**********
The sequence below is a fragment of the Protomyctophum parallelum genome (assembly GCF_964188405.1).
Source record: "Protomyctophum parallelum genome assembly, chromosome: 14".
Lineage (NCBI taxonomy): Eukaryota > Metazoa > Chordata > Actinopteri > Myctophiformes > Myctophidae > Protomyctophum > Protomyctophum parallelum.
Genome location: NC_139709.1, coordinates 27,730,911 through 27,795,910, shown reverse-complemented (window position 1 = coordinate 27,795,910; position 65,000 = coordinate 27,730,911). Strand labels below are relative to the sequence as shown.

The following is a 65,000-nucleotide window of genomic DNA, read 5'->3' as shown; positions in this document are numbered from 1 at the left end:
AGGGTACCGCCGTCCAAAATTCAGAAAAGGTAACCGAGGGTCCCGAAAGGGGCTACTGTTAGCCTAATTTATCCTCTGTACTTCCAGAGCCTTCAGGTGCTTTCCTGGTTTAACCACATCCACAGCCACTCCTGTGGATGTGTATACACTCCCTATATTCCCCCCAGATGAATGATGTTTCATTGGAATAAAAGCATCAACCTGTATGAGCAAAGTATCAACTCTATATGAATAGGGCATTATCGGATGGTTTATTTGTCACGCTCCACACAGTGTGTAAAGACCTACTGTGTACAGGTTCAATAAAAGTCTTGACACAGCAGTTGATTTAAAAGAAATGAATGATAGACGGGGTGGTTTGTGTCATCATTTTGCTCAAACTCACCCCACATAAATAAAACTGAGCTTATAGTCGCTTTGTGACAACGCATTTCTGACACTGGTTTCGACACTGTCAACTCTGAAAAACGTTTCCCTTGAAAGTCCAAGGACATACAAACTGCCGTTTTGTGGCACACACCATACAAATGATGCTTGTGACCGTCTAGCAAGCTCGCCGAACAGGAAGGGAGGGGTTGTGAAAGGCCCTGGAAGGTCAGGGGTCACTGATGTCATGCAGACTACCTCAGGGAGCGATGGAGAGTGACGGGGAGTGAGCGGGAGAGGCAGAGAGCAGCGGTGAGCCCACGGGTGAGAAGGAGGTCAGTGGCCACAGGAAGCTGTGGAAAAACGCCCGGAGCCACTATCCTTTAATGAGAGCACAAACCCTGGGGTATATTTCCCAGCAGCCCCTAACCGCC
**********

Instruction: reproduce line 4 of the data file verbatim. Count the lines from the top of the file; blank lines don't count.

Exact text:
Genome location: NC_139709.1, coordinates 27,730,911 through 27,795,910, shown reverse-complemented (window position 1 = coordinate 27,795,910; position 65,000 = coordinate 27,730,911). Strand labels below are relative to the sequence as shown.